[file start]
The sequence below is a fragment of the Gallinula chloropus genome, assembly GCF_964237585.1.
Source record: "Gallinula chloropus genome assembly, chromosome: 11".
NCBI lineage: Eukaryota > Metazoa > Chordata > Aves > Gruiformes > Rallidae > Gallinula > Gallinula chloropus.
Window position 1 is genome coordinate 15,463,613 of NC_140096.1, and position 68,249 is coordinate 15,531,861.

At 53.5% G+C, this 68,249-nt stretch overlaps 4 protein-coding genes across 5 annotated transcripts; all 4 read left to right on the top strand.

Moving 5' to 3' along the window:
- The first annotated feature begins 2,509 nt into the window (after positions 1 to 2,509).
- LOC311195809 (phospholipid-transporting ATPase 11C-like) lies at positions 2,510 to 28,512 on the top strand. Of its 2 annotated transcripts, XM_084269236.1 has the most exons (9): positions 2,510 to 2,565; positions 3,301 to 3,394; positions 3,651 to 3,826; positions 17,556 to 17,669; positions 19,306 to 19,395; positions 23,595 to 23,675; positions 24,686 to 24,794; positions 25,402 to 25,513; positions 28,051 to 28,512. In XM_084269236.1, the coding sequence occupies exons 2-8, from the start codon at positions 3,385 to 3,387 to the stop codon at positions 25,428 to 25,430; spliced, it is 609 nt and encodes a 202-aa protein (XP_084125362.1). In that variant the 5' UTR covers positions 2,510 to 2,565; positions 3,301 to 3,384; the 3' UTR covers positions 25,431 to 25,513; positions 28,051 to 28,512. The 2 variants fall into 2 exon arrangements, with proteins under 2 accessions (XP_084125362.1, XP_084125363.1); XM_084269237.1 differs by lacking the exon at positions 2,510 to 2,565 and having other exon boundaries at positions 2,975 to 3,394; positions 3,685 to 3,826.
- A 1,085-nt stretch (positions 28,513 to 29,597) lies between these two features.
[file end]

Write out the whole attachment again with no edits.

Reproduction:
The sequence below is a fragment of the Gallinula chloropus genome, assembly GCF_964237585.1.
Source record: "Gallinula chloropus genome assembly, chromosome: 11".
NCBI lineage: Eukaryota > Metazoa > Chordata > Aves > Gruiformes > Rallidae > Gallinula > Gallinula chloropus.
Window position 1 is genome coordinate 15,463,613 of NC_140096.1, and position 68,249 is coordinate 15,531,861.

At 53.5% G+C, this 68,249-nt stretch overlaps 4 protein-coding genes across 5 annotated transcripts; all 4 read left to right on the top strand.

Moving 5' to 3' along the window:
- The first annotated feature begins 2,509 nt into the window (after positions 1 to 2,509).
- LOC311195809 (phospholipid-transporting ATPase 11C-like) lies at positions 2,510 to 28,512 on the top strand. Of its 2 annotated transcripts, XM_084269236.1 has the most exons (9): positions 2,510 to 2,565; positions 3,301 to 3,394; positions 3,651 to 3,826; positions 17,556 to 17,669; positions 19,306 to 19,395; positions 23,595 to 23,675; positions 24,686 to 24,794; positions 25,402 to 25,513; positions 28,051 to 28,512. In XM_084269236.1, the coding sequence occupies exons 2-8, from the start codon at positions 3,385 to 3,387 to the stop codon at positions 25,428 to 25,430; spliced, it is 609 nt and encodes a 202-aa protein (XP_084125362.1). In that variant the 5' UTR covers positions 2,510 to 2,565; positions 3,301 to 3,384; the 3' UTR covers positions 25,431 to 25,513; positions 28,051 to 28,512. The 2 variants fall into 2 exon arrangements, with proteins under 2 accessions (XP_084125362.1, XP_084125363.1); XM_084269237.1 differs by lacking the exon at positions 2,510 to 2,565 and having other exon boundaries at positions 2,975 to 3,394; positions 3,685 to 3,826.
- A 1,085-nt stretch (positions 28,513 to 29,597) lies between these two features.